Offshore accounts can be useful business tools for any number of reasons. However, they also involve a complex tangle of tax laws, international treaties and legal precedent. The following is a brief history and development of the IRS Offshore Voluntary Disclosure programs.
Swiss Bank Accounts
The United States and Switzerland entered into a Tax Information Exchange Agreement (TIEA) in 1997, governing the mutual exchange of information between the countries. Pursuant Article 26 of the Tax Treaty, the countries agreed to exchange tax information needed for the “prevention of tax fraud or the like in relation to taxes” that are subject to the Treaty.
However, the two countries had different definitions of “Tax Fraud” with Switzerland taking a more limited view of the term and the U.S. adopting a more expansive definition. As a result, the countries had difficulty in reconciling their differences and the scope of the information to be exchanged.
In 2003, the U.S. and Switzerland entered into a mutual agreement setting new guidelines for the exchange of tax information. The new guidelines substantially expanded the scope of tax information to cover civil and criminal penalties, as well as situations in which one of the countries had a “reasonable suspicion” that tax fraud had been committed.
In that same year, the IRS began to understand the scope of the problem and gained a better understanding of the large number of unreported foreign accounts held by U.S. taxpayers. As a result, the IRS began a diligent search for offshore accounts, and a commitment to find and prosecute non-compliant U.S. taxpayers with unreported foreign accounts and offshore income.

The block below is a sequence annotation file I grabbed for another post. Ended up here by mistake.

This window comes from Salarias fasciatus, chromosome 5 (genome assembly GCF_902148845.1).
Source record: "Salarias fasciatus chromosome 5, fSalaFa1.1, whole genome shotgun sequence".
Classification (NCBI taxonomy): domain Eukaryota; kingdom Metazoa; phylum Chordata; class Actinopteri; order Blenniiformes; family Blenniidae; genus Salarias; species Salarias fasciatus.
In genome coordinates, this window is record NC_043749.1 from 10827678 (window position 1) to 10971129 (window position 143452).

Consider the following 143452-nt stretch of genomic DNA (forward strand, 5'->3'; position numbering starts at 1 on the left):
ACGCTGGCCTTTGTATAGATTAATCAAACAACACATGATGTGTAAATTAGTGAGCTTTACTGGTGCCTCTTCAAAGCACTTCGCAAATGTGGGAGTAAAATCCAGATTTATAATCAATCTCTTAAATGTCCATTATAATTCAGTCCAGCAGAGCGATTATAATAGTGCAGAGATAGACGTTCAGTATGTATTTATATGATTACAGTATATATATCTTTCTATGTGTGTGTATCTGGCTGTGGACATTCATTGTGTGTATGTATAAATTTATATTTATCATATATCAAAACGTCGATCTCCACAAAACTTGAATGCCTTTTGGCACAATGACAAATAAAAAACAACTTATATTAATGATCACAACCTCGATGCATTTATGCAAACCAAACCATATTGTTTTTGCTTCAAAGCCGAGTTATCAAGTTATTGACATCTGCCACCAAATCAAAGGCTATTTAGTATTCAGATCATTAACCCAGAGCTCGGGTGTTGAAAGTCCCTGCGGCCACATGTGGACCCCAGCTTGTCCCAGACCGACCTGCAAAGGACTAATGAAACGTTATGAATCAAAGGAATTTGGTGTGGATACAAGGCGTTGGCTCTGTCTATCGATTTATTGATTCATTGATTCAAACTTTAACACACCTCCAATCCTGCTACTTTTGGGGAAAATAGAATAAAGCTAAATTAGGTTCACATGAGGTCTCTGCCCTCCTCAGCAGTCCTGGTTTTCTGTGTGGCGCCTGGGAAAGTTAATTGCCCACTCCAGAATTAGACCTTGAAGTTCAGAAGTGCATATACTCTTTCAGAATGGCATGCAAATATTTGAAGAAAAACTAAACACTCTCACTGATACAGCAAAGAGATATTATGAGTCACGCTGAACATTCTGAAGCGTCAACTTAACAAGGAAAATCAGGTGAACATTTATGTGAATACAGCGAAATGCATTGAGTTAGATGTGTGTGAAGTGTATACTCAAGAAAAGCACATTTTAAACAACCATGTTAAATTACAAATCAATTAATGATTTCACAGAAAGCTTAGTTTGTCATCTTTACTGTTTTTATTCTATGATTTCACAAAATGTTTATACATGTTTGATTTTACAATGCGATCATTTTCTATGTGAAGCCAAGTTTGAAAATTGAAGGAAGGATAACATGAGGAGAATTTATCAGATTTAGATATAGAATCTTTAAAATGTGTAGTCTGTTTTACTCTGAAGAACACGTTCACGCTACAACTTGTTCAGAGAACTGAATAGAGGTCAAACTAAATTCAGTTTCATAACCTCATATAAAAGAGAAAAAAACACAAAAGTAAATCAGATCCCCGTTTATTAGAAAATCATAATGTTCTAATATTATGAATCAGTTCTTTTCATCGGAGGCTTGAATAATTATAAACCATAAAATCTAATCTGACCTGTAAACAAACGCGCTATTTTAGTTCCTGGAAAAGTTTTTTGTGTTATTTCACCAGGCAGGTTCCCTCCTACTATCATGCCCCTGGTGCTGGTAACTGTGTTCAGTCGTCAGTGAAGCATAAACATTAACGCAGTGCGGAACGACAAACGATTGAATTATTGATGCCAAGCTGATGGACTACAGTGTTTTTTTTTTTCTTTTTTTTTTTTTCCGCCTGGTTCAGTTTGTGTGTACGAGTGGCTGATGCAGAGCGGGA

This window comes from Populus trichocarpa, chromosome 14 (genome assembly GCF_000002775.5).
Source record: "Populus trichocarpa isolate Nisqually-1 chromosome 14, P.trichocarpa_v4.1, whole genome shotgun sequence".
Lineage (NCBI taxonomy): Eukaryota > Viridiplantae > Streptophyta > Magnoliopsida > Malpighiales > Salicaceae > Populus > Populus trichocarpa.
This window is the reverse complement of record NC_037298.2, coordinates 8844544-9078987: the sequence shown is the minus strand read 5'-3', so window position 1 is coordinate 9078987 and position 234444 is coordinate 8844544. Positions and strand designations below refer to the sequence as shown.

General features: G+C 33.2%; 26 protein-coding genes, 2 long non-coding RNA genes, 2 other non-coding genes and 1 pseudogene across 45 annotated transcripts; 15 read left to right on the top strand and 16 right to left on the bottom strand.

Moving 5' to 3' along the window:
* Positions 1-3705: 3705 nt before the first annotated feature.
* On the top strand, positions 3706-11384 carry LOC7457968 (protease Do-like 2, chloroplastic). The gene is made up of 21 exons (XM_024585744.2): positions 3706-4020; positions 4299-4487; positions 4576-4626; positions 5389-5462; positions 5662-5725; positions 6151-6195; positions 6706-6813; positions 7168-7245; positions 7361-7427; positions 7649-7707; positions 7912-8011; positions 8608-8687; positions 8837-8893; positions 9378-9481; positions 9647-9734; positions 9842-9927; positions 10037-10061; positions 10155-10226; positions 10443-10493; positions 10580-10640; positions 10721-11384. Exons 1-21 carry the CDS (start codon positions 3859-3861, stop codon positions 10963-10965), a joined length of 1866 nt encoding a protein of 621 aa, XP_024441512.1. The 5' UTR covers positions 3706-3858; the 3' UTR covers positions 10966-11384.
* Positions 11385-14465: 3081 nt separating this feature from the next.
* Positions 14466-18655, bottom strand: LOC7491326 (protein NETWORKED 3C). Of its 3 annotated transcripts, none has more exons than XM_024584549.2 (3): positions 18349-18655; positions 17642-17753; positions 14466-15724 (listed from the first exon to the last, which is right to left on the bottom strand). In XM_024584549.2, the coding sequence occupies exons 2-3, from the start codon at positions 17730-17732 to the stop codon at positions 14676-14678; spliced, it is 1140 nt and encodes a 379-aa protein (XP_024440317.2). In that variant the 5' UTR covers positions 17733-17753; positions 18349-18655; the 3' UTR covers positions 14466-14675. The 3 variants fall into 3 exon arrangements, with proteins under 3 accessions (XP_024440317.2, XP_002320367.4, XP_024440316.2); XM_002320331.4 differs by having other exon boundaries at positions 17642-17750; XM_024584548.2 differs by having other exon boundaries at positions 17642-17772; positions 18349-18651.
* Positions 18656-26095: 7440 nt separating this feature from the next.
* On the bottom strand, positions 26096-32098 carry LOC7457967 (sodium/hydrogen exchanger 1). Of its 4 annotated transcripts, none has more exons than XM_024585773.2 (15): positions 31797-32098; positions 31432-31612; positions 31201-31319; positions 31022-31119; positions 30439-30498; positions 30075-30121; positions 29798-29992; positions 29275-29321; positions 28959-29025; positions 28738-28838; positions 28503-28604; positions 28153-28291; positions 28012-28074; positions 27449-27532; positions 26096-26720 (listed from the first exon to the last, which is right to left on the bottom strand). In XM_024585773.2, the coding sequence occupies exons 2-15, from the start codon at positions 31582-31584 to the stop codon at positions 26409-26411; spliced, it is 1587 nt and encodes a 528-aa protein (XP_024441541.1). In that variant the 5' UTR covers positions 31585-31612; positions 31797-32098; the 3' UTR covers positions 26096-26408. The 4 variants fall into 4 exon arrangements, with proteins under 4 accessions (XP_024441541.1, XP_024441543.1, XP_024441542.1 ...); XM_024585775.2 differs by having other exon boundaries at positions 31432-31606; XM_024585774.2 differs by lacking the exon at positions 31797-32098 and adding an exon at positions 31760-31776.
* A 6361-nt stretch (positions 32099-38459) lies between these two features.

The Union Bank of Switzerland (UBS) became the initial focus of this effort and entered into an agreement (often referred to as a Q1 Agreement) with the U.S. to identify income earned by U.S. taxpayers. If a customer would not agree to disclosure, UBS would initiate back-up withholding to the income for remittance to the IRS. Further, UBS agreed to bar future investment accounts by those individuals. UBS soon failed to live up to the Agreement and became the starting point for a U.S. legal assault on unreported foreign accounts and income held by U.S taxpayers. A critical tool in that assault was the elevation of FBAR reporting requirements and the large civil and criminal penalties.
2009 Offshore Voluntary Disclosure Program (2009 OVDP)
After the UBS scandal, the IRS announced the 2009 OVDP in March 2009. This Program offered taxpayers an opportunity to avoid criminal prosecution and to settle a variety of civil and criminal penalties in the form of a single “miscellaneous offshore penalty.” The 2009 OVDP was based on existing voluntary disclosure practices used by IRS Criminal Investigation. Generally, the miscellaneous offshore penalty for the 2009 program was 20 percent of the highest aggregate value of the unreported offshore accounts from 2003 to 2008. Participants were also required to file amended or late returns and FBARs for those years. Publicity surrounding U.S. enforcement actions against certain foreign banks led to strong demand by taxpayers for this voluntary program. By its scheduled October 15, 2009, closing date, the IRS received 15,000 disclosures, leading to the collection of approximately $3.4 billion in back taxes, interest and penalties.
2011 Off Shore Voluntary Disclosure Initiative (2011 OVDI)